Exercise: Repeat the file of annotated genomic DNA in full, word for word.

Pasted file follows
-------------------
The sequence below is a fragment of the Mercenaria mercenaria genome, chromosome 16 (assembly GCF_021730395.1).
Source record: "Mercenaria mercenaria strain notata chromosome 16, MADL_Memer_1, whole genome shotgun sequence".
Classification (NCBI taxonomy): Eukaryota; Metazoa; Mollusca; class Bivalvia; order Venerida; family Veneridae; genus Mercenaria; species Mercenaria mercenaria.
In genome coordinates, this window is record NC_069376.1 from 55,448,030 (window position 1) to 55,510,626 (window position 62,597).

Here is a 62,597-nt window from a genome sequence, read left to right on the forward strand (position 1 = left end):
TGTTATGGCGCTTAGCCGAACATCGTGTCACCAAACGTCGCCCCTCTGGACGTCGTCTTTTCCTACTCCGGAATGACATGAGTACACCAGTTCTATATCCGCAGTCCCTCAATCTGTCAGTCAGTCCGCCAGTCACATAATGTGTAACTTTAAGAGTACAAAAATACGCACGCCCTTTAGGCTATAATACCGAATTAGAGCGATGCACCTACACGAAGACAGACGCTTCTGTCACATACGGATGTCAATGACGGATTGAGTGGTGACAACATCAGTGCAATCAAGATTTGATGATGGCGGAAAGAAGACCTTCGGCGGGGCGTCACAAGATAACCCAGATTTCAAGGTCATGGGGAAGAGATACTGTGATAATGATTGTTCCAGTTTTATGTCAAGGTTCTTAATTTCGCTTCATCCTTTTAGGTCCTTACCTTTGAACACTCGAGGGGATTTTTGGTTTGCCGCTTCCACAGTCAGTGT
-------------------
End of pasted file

The sequence below is a fragment of the Mercenaria mercenaria genome, chromosome 16 (assembly GCF_021730395.1).
Source record: "Mercenaria mercenaria strain notata chromosome 16, MADL_Memer_1, whole genome shotgun sequence".
Classification (NCBI taxonomy): Eukaryota; Metazoa; Mollusca; class Bivalvia; order Venerida; family Veneridae; genus Mercenaria; species Mercenaria mercenaria.
In genome coordinates, this window is record NC_069376.1 from 55,448,030 (window position 1) to 55,510,626 (window position 62,597).

Here is a 62,597-nt window from a genome sequence, read left to right on the forward strand (position 1 = left end):
TGTTATGGCGCTTAGCCGAACATCGTGTCACCAAACGTCGCCCCTCTGGACGTCGTCTTTTCCTACTCCGGAATGACATGAGTACACCAGTTCTATATCCGCAGTCCCTCAATCTGTCAGTCAGTCCGCCAGTCACATAATGTGTAACTTTAAGAGTACAAAAATACGCACGCCCTTTAGGCTATAATACCGAATTAGAGCGATGCACCTACACGAAGACAGACGCTTCTGTCACATACGGATGTCAATGACGGATTGAGTGGTGACAACATCAGTGCAATCAAGATTTGATGATGGCGGAAAGAAGACCTTCGGCGGGGCGTCACAAGATAACCCAGATTTCAAGGTCATGGGGAAGAGATACTGTGATAATGATTGTTCCAGTTTTATGTCAAGGTTCTTAATTTCGCTTCATCCTTTTAGGTCCTTACCTTTGAACACTCGAGGGGATTTTTGGTTTGCCGCTTCCACAGTCAGTGT